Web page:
The Arizona Republic recently “reviewed thousands of pages of federal tax returns, audits, corporate filings, and records filed with the Arizona State Board for Charter Schools” and found, “Board members and administrators from more than a dozen state-funded charter schools are profiting from their affiliations by doing business with schools they oversee. The deals, worth more than $70 million over the last five years, are legal, but critics of the arrangements say they can lead to conflicts of interest.”

In Newark, NJ, the money making opportunity for the charter school chains when the federal government made available millions of dollars in school construction bonds for charter schools. Noticing the potential windfall, the administration of governor Chris Christie promptly withheld funds designated for repairing and renovating existing public schools. This created a bonanza for new charter school construction, while local public schools went deeper into disrepair.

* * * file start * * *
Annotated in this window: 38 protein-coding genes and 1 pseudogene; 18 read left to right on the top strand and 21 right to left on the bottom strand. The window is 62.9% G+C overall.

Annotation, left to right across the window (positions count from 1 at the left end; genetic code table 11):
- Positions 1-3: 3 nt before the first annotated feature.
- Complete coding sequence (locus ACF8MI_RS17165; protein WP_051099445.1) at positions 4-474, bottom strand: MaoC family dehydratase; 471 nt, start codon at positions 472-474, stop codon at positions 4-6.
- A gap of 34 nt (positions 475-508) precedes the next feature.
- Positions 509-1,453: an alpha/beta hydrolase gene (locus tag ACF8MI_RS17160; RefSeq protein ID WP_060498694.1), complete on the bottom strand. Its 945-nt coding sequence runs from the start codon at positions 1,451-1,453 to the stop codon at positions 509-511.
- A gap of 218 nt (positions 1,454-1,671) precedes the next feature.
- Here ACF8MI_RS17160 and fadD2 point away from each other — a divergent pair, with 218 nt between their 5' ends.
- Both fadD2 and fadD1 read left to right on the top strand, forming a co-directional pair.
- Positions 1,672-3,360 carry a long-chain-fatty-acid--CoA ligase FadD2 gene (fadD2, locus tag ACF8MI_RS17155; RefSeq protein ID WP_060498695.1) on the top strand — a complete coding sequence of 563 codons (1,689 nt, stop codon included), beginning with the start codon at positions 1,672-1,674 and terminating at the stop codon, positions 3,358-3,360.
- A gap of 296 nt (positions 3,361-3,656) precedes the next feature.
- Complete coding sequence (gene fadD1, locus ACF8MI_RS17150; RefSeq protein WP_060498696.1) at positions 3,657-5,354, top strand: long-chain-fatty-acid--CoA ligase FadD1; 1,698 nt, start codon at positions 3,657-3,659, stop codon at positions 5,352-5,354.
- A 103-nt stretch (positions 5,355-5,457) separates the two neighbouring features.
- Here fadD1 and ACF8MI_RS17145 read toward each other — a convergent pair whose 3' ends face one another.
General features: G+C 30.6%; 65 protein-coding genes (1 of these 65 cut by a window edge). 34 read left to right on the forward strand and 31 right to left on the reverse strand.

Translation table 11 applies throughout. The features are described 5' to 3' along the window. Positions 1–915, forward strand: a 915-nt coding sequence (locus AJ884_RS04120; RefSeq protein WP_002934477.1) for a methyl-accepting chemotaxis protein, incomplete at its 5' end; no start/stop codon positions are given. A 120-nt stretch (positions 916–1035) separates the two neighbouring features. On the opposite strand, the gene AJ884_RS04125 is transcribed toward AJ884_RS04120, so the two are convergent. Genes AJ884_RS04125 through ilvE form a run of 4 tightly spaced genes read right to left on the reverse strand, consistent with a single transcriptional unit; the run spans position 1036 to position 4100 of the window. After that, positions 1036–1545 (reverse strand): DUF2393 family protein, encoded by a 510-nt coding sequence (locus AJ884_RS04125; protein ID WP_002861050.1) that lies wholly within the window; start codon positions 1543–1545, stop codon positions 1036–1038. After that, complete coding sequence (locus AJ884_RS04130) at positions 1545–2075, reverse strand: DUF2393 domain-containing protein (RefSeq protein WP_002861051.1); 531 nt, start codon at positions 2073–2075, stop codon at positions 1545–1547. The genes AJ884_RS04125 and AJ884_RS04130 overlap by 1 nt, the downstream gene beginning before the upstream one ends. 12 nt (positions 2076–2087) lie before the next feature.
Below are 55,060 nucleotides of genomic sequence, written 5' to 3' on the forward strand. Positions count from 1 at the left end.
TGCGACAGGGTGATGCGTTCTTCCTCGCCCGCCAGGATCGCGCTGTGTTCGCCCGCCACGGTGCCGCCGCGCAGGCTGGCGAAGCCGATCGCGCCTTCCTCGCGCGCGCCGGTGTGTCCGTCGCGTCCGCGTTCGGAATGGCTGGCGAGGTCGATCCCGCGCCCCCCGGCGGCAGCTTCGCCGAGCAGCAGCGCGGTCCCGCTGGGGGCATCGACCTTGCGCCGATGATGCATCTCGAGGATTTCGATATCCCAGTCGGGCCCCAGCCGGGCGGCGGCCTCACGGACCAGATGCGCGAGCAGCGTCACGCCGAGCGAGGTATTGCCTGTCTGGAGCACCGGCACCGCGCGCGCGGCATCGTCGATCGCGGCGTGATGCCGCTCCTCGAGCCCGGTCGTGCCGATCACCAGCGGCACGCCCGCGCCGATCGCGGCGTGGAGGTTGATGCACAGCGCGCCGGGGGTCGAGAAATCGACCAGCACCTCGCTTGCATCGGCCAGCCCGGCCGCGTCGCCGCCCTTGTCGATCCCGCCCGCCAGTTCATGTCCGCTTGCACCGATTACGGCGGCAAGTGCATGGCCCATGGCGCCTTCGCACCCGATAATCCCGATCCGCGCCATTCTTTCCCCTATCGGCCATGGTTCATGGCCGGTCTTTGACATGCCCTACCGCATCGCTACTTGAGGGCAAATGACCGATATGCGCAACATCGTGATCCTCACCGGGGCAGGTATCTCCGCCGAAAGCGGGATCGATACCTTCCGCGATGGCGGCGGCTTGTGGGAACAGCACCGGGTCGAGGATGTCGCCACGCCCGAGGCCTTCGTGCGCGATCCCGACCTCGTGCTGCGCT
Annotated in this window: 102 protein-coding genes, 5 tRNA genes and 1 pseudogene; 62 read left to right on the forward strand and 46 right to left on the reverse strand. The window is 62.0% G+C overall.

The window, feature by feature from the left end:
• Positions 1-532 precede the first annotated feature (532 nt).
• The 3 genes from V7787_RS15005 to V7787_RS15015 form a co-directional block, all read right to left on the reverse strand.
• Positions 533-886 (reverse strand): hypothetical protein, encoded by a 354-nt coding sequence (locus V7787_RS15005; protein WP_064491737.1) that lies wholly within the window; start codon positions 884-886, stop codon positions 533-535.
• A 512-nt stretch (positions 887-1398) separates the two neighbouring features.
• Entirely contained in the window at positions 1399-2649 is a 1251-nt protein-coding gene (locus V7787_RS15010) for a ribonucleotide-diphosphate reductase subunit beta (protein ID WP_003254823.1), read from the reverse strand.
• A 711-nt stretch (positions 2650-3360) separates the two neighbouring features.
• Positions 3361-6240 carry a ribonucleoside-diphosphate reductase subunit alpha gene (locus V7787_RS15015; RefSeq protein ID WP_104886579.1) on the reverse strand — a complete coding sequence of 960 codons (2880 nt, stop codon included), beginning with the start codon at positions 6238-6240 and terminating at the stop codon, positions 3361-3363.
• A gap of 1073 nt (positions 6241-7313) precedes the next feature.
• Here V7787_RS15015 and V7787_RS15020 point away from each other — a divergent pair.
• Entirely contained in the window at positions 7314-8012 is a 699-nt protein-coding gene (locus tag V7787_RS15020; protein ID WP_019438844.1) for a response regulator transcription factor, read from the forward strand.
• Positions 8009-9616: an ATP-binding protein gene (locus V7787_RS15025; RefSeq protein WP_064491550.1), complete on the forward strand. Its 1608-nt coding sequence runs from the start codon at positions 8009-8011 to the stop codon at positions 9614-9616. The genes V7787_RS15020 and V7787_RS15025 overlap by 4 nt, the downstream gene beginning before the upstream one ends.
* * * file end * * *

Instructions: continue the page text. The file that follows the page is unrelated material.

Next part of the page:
As Owen Davis reported for Truth Out, “By systematically underfunding the public sector while extending market incentives to private actors, the Christie administration has essentially placed its thumb on the scale for charters. The result: Some charters enjoy gleaming new facilities (bankrolled by the same financial milieu that spends its down time plugging them), while the public sector continues its decline.”

The Gülen Factor

An increasingly frequent target for scrutiny is the largest bricks-and-mortar charter-school chain in the United States run by the secretive Turkish cleric, Fethullah Gülen, who lives in exile from Turkey in rural Pennsylvania.